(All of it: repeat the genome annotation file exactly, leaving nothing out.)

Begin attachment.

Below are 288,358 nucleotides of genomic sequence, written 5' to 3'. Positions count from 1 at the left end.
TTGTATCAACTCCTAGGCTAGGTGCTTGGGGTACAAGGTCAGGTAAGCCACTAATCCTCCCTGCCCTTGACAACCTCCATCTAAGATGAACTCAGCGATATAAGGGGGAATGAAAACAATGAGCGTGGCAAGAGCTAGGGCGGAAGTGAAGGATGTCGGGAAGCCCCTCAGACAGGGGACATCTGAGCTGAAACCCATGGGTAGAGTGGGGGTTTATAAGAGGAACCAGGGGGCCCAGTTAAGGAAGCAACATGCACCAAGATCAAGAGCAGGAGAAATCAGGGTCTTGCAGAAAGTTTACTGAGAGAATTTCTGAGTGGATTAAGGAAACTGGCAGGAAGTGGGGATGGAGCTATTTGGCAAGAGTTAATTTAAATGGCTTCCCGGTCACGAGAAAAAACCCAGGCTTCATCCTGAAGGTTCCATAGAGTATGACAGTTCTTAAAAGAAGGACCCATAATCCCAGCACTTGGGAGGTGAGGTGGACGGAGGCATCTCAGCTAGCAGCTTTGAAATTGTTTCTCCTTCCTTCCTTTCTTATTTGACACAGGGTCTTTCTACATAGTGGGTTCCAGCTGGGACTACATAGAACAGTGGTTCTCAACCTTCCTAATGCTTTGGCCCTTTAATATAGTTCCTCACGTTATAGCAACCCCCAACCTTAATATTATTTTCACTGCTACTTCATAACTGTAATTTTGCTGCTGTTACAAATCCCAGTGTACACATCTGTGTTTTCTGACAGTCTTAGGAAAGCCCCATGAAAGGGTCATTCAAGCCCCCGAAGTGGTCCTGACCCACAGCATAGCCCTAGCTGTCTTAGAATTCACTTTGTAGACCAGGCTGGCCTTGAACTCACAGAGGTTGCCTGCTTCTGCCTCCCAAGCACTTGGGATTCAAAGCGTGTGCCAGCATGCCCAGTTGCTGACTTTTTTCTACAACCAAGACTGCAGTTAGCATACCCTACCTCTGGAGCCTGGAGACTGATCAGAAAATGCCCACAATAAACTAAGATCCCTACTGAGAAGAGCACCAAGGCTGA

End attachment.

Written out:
Below are 288,358 nucleotides of genomic sequence, written 5' to 3'. Positions count from 1 at the left end.
TTGTATCAACTCCTAGGCTAGGTGCTTGGGGTACAAGGTCAGGTAAGCCACTAATCCTCCCTGCCCTTGACAACCTCCATCTAAGATGAACTCAGCGATATAAGGGGGAATGAAAACAATGAGCGTGGCAAGAGCTAGGGCGGAAGTGAAGGATGTCGGGAAGCCCCTCAGACAGGGGACATCTGAGCTGAAACCCATGGGTAGAGTGGGGGTTTATAAGAGGAACCAGGGGGCCCAGTTAAGGAAGCAACATGCACCAAGATCAAGAGCAGGAGAAATCAGGGTCTTGCAGAAAGTTTACTGAGAGAATTTCTGAGTGGATTAAGGAAACTGGCAGGAAGTGGGGATGGAGCTATTTGGCAAGAGTTAATTTAAATGGCTTCCCGGTCACGAGAAAAAACCCAGGCTTCATCCTGAAGGTTCCATAGAGTATGACAGTTCTTAAAAGAAGGACCCATAATCCCAGCACTTGGGAGGTGAGGTGGACGGAGGCATCTCAGCTAGCAGCTTTGAAATTGTTTCTCCTTCCTTCCTTTCTTATTTGACACAGGGTCTTTCTACATAGTGGGTTCCAGCTGGGACTACATAGAACAGTGGTTCTCAACCTTCCTAATGCTTTGGCCCTTTAATATAGTTCCTCACGTTATAGCAACCCCCAACCTTAATATTATTTTCACTGCTACTTCATAACTGTAATTTTGCTGCTGTTACAAATCCCAGTGTACACATCTGTGTTTTCTGACAGTCTTAGGAAAGCCCCATGAAAGGGTCATTCAAGCCCCCGAAGTGGTCCTGACCCACAGCATAGCCCTAGCTGTCTTAGAATTCACTTTGTAGACCAGGCTGGCCTTGAACTCACAGAGGTTGCCTGCTTCTGCCTCCCAAGCACTTGGGATTCAAAGCGTGTGCCAGCATGCCCAGTTGCTGACTTTTTTCTACAACCAAGACTGCAGTTAGCATACCCTACCTCTGGAGCCTGGAGACTGATCAGAAAATGCCCACAATAAACTAAGATCCCTACTGAGAAGAGCACCAAGGCTGA